John smiled at the thought of McKay dissecting what he was sure were a myriad of science fiction liberties throughout the movie, as he chaperoned the kids to bed, overriding their protests as they climbed the stairs. "I'm going to all the effort of coming up the stairs with you, the least you can do is go to bed like your father wants." However, somehow Gabrielle was able to swindle a bedtime story out of him. That adorable child was dangerous.

By the time he finally had Daniel and Gabrielle in bed, John was exhausted. He found David in his home office and said goodnight, before dropping in on Cindy, reading in the study, to wish her a goodnight as well. He then made his way to his room, quickly got ready for bed, and was soon fast asleep, dreaming of flying Eagle through San Fransokyo.

The week passed fairly uneventfully. The kids had a 'miraculous' recovery in the morning, and attended every other day of school. David was pretty tied up at the company, so John spent a good deal of time with Cindy around the house, pitching in with a lot of the day-to-day chores to keep the house running. Dave and Cindy had hired help to take some of the load off maintaining such a large house and yard, particularly with the horses, but they weren't fully dependent on it, which John not only respected, but admired. Making a family had certainly kept David a bit more down-to-earth than he had been at the time John fell out with their father.

John enjoyed helping out, especially helping around the stables, although, not having had to do much in the line of housework for the last five years, he struggled a bit, which Cindy seemed to put down to his bad leg. John was content to let her think that. He took over daily grooming of Eagle, leaping at the opportunity to reaffirm his bond with the horse, and snuck him a few extra apples and carrots. He had to make up for all the years he'd been absent, after all.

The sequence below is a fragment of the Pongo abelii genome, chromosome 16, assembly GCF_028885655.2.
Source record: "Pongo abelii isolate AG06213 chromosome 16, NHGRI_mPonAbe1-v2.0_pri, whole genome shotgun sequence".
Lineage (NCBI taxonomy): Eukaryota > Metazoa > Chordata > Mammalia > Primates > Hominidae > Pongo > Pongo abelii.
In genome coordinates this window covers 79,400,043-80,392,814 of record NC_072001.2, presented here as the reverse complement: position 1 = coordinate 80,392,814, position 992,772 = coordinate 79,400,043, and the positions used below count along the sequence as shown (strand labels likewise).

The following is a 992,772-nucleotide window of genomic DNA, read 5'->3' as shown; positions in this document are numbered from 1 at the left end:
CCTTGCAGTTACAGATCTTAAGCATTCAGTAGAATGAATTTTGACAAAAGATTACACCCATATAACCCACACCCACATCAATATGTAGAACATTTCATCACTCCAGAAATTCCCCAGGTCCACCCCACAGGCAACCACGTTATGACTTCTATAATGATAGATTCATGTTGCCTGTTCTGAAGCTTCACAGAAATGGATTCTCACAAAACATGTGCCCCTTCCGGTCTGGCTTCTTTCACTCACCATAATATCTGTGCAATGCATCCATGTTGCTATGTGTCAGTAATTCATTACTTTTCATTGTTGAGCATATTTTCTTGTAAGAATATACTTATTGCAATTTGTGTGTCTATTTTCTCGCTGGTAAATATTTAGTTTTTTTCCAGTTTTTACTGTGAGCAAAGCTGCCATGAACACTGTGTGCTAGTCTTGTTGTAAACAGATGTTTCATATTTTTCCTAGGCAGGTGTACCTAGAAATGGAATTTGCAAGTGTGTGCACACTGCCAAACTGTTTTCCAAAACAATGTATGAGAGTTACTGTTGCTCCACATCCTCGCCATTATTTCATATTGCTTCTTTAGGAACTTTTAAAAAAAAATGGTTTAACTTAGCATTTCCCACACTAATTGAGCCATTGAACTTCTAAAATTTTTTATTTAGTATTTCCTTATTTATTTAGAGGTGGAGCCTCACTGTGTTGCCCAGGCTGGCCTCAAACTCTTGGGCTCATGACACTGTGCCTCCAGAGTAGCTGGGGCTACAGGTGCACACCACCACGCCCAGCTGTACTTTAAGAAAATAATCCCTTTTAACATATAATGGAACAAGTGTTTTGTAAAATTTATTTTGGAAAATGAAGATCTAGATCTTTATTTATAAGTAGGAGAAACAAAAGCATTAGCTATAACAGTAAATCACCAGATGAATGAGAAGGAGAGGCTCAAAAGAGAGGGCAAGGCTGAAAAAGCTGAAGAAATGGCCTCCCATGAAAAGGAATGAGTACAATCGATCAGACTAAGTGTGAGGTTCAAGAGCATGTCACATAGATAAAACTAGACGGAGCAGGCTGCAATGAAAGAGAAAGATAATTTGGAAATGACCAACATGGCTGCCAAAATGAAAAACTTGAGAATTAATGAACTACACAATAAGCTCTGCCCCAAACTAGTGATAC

Saturday saw Daniel and Gabrielle tearing through the house at 6:30 in the morning, waking John in their excitement. With a sort of amused resignation, John got out of bed. Realistically, it had been a rather long sleep in, compared with his sleep patterns on Atlantis, but, of course, a recovering body lapped up all the sleep it could manage. Reminding himself it was the last day he had to use the cane, he decided to make pancakes for everyone, delighting the kids to no end.

David and Cindy had been somewhat suspicious when they came downstairs to the smell of flour and sugar, but had praised his pancake skills after their first few bites. As they ate, Daniel and Gabby begged their parents to go for a riding lesson today, and when they secured permission for that, they begged John to come watch them.

"Puh-lease, Uncle John?" Gabby pouted, her blue eyes swimming.

"Sure thing," John said, "as long as you two help me with the dishes."

"Okay!" Their eager agreement made John smile, and they quickly set about cleaning up the mess he had made in the kitchen.